SEO and New Site Designs: A Perfect Match

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  • 10/19/2016
    Remember when you couldn’t scroll through your timeline on any social media channel without being bombarded with videos of people pouring buckets of ice water on their heads? Celebrities, athletes, friends, and family members across the country were posting videos nominating each other and one upping one another like we’d never seen before. This is one of the biggest ripple effects in real-time that we’ve ever seen. One individual would nominate three friends and then those three friends would in turn nominate three more friends each. If they didn’t want to pour a bucket of ice on their head, they were challenged to donate to the ALS foundation. Because of this, the ALS foundation received an incredible amount of organic visibility and awareness on top of a huge increase in monetary donations to their organization.
    We can see how something as simple as a thirty-second video can impact a national organization heavily as people are still talking about the movement today. Now imagine that same national organization deciding, because they have a bit more cash this year, that they are long overdue for a website redesign. They go through the whole process of redesigning the aesthetic look and feel of their site and launch a new site several months later. What happens? Their rankings tank, their visibility is hardly there, and suddenly their donations are decreasing. Exact same ripple effect, just in a different direction. So what went wrong? In all the talks of design mock-ups, prototypes, navigation and much more, no one ever mentioned Search Engine Optimization (SEO). Some people may think, “Oh we can just do that part later,” but SEO is the ripple effect that just keeps on going.
    Some elements that should follow SEO best practices when developing a new site include the sitemap, URL structure, image optimization, 301 redirects, Metadata, and content structure. Below are some examples of the “ripple effect” these items have if not adequately addressed.
    • Sitemap and Navigation: These affect not only how users find information on your site, but also how search engines crawl your site. If it cannot be crawled in the most efficient way from the top-down, pages will not be properly indexed, nor show up in search results or receive much traffic. This can result in a myriad of things such as lower sales and decreased revenue.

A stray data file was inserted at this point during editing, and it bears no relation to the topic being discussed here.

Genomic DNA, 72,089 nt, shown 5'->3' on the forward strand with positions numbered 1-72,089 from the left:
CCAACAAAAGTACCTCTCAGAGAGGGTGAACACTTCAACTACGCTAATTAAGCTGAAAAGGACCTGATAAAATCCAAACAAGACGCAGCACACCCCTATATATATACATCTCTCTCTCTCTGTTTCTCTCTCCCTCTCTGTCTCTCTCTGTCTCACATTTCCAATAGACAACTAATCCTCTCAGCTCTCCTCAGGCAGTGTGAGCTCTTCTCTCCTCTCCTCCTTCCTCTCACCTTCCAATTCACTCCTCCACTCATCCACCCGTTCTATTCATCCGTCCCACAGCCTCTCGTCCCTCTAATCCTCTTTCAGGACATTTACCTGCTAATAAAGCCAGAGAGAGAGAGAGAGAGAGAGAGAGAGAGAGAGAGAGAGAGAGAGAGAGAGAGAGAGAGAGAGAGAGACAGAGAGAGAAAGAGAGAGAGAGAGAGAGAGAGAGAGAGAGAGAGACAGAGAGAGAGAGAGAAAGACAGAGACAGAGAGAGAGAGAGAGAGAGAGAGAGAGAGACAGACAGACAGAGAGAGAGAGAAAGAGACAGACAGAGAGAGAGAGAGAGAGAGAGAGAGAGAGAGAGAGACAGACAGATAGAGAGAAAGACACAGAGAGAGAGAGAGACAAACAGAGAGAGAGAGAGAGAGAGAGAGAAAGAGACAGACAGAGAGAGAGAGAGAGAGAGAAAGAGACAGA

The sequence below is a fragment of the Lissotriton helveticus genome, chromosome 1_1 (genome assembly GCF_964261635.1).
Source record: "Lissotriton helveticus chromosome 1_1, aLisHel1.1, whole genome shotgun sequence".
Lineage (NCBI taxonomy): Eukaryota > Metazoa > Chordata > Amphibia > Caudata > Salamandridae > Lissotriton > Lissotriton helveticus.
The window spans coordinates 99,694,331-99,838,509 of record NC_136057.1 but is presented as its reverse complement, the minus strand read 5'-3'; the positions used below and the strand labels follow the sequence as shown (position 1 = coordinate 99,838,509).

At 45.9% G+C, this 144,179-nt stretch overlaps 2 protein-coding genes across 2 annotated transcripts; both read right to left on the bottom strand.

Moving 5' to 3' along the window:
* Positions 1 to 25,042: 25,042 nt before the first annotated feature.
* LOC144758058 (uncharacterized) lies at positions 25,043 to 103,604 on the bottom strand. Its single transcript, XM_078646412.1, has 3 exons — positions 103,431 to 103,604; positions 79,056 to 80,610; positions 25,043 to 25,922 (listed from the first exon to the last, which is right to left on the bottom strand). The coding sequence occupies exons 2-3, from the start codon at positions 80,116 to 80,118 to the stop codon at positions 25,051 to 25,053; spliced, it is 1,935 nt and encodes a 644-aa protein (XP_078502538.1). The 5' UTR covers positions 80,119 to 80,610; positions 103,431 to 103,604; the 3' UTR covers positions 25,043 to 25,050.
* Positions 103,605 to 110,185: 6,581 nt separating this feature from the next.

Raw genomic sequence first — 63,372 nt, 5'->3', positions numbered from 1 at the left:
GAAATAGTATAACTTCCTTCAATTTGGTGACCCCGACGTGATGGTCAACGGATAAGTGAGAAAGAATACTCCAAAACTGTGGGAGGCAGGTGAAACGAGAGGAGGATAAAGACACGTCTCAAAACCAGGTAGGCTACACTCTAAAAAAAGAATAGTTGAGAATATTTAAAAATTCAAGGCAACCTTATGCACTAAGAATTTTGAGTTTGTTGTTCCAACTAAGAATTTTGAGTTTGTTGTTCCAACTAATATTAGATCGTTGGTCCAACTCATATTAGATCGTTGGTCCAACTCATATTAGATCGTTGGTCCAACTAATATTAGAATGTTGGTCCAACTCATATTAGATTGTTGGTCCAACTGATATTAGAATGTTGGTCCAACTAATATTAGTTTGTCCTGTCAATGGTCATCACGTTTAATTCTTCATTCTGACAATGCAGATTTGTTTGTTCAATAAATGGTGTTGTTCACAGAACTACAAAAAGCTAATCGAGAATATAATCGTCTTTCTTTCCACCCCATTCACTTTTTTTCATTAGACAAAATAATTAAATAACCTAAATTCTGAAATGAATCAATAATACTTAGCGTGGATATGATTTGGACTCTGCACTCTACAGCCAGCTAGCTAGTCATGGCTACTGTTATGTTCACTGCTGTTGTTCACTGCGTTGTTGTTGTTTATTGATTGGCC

• URL Structure: Affects a user’s impression of the page and needs to be memorable, but short or concise. If URLs are a bunch of gobbledygook, they won’t tell the user or the search engine what the page is about and will inevitably decrease traffic.
    • Image Optimization: Affects page speed, user experience and may deter someone from staying on your website. Again, this results in less traffic, less visibility and less of a chance for the site to grow.
    • 301 Redirects: This is a biggie. When improperly done (or not done at all), rankings can drop off completely because search engines don’t understand that your old site is now a new site. As we’ve learned, it takes time to build up good SEO, so imagine starting from scratch again. Scary, we know.
    • Metadata and Content Structure: Metadata (titles and descriptions) should reflect what’s in your content structure. Imagine writing a book, publishing it, and selling it in every bookstore and then realizing you didn’t separate the content into chapters and forgot a protagonist’s main plotline. Yeah, that’s what it’s like if you don’t consider SEO when developing Metadata or content structure. (Don’t do it!)
    Moral of the story: Don’t let your website become the source of a bad SEO ripple effect on your business. To avoid that tragic saga, consider these elements before you launch. It will save a lot of headaches, a lot of money, and a lot of time. Who knows? With all that time, you might create the next thirty-second video craze.
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